Researchers have discovered a new breast cancer gene that’s overly active in 30 to 40 percent of women with the disease. The high percentage makes the malfunctioning of this gene, called I-kappa-B kinase epsilon (IKBKE), one of the most widespread genetic traits among breast cancer patients, says William C. Hahn, coleader of the research team at the Broad Institute in Cambridge, Mass. Their study appears in the June 15 Cell.
Most cancer-related mutations are present in less than 10 percent of women with breast cancer, and only a few important ones characterize as much as 30 percent of that population.
The discovery gives drug companies a significant new target for breast cancer drugs. In addition, the study proved the value of a novel way for scientists to screen any kind of tumor for key cancer-causing mutations.
IKBKE is normally active only in immune system cells, where it helps trigger a response to invading viruses. It has no known function in healthy breast cells, but if a DNA mutation causes the gene to become active, it may signal a cell to proliferate out of control.
The team used a three-step screening process to find the gene. First, the scientists injected each of 354 candidate enzymes into normal, cultured breast cells to see which enzymes would induce cancer. Five of them did so. Then the group checked whether the genes that make those five enzymes were overly active in cells taken from tumors in 30 breast cancer patients. Of the genes, only IKBKE showed elevated activity, and this occurred in 30 percent of the patients’ cancers. The researchers then studied tumors from 200 other breast cancer patients and found the enzyme produced by IKBKE in 40 percent of the samples.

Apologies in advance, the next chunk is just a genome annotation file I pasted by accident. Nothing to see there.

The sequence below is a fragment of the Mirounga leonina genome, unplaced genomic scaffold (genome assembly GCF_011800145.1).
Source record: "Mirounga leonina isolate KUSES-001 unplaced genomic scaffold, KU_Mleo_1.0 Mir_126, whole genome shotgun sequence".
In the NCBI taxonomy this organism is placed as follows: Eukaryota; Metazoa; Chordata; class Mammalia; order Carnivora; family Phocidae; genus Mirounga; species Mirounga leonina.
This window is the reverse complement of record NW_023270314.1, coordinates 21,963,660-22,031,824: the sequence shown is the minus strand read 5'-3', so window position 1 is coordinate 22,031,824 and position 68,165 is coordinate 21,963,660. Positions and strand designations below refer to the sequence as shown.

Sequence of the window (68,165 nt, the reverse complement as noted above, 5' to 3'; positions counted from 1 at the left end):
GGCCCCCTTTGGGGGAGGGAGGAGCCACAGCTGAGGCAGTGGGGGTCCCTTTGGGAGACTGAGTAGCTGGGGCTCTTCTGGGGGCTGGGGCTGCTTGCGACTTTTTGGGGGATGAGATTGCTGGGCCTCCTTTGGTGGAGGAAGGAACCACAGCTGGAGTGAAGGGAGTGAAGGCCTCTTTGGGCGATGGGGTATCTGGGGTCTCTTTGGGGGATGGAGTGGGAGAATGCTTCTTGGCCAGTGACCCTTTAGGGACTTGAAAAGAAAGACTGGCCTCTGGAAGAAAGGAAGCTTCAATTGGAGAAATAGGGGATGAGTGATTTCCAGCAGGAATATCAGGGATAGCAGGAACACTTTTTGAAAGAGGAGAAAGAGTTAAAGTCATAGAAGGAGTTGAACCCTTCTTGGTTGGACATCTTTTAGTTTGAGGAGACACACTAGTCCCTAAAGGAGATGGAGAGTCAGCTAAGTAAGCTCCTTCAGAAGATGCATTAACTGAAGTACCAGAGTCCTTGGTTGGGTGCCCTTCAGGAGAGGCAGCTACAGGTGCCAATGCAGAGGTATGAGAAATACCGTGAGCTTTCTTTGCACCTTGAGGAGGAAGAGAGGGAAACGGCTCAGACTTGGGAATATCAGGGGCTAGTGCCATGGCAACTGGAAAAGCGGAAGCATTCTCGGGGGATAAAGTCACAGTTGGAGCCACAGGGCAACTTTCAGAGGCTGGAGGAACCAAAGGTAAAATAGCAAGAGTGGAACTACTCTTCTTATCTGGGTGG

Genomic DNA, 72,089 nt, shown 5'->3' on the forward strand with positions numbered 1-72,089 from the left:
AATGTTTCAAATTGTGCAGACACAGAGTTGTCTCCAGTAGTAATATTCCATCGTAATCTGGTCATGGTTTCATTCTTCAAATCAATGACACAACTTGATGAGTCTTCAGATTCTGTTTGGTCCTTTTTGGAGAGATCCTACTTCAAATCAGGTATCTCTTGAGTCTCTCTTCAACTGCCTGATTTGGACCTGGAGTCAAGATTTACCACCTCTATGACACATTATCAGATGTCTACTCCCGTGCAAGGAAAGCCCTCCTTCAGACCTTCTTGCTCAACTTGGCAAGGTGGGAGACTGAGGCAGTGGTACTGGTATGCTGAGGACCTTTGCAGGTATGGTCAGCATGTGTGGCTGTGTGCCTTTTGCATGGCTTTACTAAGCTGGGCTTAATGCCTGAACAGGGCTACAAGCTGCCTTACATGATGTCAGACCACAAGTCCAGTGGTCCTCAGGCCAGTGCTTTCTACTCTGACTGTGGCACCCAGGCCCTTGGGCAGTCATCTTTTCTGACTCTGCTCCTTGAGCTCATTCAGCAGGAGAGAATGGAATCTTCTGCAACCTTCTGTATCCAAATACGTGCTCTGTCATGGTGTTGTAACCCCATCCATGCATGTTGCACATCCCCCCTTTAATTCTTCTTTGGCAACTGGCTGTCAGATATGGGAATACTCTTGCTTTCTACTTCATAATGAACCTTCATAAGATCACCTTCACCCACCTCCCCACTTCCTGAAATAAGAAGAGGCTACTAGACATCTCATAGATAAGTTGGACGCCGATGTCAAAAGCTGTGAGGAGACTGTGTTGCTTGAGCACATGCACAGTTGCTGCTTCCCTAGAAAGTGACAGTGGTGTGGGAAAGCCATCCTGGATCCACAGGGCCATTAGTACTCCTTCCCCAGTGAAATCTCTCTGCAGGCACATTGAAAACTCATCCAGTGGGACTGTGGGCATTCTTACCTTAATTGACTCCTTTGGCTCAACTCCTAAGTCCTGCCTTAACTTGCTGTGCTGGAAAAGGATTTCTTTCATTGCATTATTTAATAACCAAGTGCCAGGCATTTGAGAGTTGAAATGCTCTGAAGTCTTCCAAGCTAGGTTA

In the third step, Hahn’s team blocked the gene with a snippet of interfering RNA. With IKBKE blocked, the cancerous cells slowly withered and died, indicating that the cells depended on it for survival.
“I actually think [the new study] is a pretty big deal,” says Gordon Mills of the M.D. Anderson Cancer Center in Houston. “I doubt that there are many more [breast cancer] genes of this magnitude to be found.”
The cancerous cells contained a mutation that produced 5 to 10 extra copies of IKBKE, but it remains unclear exactly how that mutation happens or what puts a person at risk of it. “We can say they’re amplified or mutated, but we really can’t say why,” Hahn explains.
Developing a drug to target IKBKE should be possible, Hahn says, because the enzyme that it produces is a so-called kinase. “Drug companies have a lot of experience at making drugs that can inhibit this class of kinases,” he says.